the-hate-artistAnother Ake Review poem worthy of analysis is Niran Okewole’s ‘Haiku’. Niran Okewole is amongst those who have carved a niche for themselves, because there is an almost inimitable signature to their writing. Okewole’s poetry is capable of infecting a dead body with goose rashes. With two previous books, The Watchman Trilogy, a play, Logarhythms, a collection of poetry, and now his latest volume, The Hate Artist, he asserts a place for himself which no critic can disclaim.

‘Haiku’ is not in the traditional haiku form of seventeen syllables evoking a sense of naturalism, but rather explores a medical condition of delirium and psychosis. The poem is condensed, wrapped in medical jargon, but it is still open to interpretation. It only requires patience from a reader to fully appreciate it and to be taken into the theme of the poem.

The poem is in numbered sequence of ten stanzas. In each sequence, a snapshot of different levels of diagnosis progresses by swift turns of ingenious imagery. A picture of a symptom is presented in the first sequence called ‘Café au Lait’, apparently a rewording for pustules, or more accurately birthmark, developing as ‘tell-tale spots’ on a skin. This symptom, Sydenham chorea, associated with rheumatic fever caused by streptococcus and which disrupts the nervous system, is discovered and passed on in ‘orgies of transmission’ denoting a subtle sense of sexual perversity. But, the poet prefers the old fashioned term for the ailment, ‘St Vitus Dance’, to realise euphemism for asylum dance, a common feature in psychiatry wards, and kinesis to segue into the next sequence where he describes the dance movement:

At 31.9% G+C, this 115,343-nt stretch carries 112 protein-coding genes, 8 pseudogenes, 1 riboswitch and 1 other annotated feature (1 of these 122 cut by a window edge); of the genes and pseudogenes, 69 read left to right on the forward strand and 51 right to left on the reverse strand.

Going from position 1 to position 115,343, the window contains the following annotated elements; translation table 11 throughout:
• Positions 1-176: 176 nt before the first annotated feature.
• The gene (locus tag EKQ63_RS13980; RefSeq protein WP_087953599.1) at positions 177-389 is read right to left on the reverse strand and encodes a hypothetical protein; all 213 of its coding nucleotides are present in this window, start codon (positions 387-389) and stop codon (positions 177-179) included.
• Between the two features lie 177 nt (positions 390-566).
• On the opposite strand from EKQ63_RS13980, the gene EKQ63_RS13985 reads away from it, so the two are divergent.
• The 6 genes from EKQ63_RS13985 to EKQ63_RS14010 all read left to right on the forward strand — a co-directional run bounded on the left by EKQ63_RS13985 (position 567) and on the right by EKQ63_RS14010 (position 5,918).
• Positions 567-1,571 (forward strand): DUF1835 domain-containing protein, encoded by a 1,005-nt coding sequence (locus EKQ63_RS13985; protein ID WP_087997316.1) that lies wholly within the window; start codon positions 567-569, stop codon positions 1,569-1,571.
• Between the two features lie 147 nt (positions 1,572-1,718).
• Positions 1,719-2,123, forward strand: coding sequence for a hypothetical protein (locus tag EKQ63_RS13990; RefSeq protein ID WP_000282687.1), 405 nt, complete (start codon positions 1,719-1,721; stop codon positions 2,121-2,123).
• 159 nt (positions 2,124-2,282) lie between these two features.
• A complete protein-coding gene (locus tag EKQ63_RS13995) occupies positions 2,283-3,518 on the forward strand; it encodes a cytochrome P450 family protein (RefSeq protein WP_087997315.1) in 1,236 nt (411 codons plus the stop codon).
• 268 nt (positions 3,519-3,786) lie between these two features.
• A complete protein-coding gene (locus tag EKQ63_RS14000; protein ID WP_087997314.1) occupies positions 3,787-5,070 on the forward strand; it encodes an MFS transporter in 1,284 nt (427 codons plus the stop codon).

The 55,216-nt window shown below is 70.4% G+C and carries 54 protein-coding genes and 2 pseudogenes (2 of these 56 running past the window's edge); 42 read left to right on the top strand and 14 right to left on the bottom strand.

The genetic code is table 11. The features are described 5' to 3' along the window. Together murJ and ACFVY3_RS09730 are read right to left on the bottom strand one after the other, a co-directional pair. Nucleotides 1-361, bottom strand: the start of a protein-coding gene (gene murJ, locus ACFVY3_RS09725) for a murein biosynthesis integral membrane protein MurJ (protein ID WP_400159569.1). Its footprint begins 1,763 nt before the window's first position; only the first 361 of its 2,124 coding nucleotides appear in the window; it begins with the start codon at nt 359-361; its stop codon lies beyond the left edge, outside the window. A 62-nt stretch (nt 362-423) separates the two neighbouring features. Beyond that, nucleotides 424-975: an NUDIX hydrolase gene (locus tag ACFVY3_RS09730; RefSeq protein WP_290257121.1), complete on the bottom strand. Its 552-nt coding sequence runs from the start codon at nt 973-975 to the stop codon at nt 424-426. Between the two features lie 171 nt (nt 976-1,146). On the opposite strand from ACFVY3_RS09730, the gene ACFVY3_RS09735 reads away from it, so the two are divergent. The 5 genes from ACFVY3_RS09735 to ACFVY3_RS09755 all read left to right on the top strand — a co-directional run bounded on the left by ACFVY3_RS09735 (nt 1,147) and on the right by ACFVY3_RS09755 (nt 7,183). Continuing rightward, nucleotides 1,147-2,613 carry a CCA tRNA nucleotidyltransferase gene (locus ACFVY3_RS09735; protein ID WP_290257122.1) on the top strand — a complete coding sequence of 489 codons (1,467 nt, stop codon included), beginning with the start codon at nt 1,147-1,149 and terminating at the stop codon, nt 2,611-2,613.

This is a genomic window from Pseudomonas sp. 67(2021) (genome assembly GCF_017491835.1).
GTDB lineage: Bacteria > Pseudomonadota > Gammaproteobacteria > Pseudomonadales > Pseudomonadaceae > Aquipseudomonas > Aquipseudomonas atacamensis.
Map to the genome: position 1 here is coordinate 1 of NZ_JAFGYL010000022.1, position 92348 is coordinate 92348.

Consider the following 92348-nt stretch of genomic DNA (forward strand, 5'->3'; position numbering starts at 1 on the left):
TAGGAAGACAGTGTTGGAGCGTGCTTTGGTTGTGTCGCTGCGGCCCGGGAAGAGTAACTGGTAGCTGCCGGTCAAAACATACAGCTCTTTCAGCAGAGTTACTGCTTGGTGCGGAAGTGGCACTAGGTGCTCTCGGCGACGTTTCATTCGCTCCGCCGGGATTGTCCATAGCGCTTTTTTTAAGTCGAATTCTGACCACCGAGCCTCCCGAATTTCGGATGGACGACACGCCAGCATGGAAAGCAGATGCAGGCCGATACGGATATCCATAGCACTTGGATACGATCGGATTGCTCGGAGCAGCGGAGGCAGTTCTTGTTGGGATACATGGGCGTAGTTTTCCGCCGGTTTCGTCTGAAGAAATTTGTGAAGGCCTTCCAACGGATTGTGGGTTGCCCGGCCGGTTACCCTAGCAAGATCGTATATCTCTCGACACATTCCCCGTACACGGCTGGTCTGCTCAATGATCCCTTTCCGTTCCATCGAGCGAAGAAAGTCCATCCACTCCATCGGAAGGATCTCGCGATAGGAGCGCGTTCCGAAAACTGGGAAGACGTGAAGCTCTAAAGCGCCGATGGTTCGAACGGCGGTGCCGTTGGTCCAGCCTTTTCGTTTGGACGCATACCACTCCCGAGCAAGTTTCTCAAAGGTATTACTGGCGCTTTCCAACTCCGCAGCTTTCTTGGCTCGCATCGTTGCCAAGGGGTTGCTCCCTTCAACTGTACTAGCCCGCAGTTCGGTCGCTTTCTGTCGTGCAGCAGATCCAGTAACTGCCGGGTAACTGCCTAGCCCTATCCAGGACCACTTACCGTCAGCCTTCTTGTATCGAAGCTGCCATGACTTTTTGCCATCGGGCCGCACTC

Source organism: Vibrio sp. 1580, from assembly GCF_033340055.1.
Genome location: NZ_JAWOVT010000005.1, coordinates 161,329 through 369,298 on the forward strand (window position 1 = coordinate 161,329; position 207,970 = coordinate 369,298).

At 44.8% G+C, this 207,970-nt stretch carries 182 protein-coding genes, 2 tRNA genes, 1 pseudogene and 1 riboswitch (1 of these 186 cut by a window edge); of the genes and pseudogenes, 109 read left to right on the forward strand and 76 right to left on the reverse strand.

‘iii. Pronator Drift
Arms extended, shoulder
Level, spastic
Palms upward’ (p. 20)

The dance is made into a ‘frenzy’, id est, a popular culture, sweeping everything in its wake. It is only to be expected such recklessness of a fad should explode in ‘colours and spectra’ and ‘recursion and chaos’ when it is contracted. But at last this teaches and makes disciples of ‘Diogenes’ as the ‘pus in piss’ necessitates ‘a consult’. In soberness, in the last sequence, the ailment is compacted back to a symptom ‘clusters of motion’ to be viewed ‘under a microscope’. The poem is overly ambiguous; the diction is condensed resulting in a concision that makes the poem anew every time a reader attempts it. It is a poem that shows the elevated level of erudition and elegance of the poet requesting a corresponding response from a reader.

Ake Review 2015 also presents another poem by an emerging poet: the Babishai Niwe award winning poem ‘A Room with a Drowning Book’ by Adeeko Ibukun, another poem of cultivated creativity that challengingly enchants. It is drawn in tight distiches and weaved around the themes of affection, (in)equality and illusion of satisfaction.

Poems by well-known poets also feature in the Ake Review 2015 are also poems by well-known poets, such as ‘This Garland Too Light Yet on Creation Day’ by Prof Remi Raji, a praise poem in honour of the Ake Festival 2015 headliner, Prof Niyi Osundare, while ‘Agoo!’ by Deji Toye is a requiem to the late Prof Kofi Awoonor. The poem is a reminder of the terrorism afflicting African nations and the world.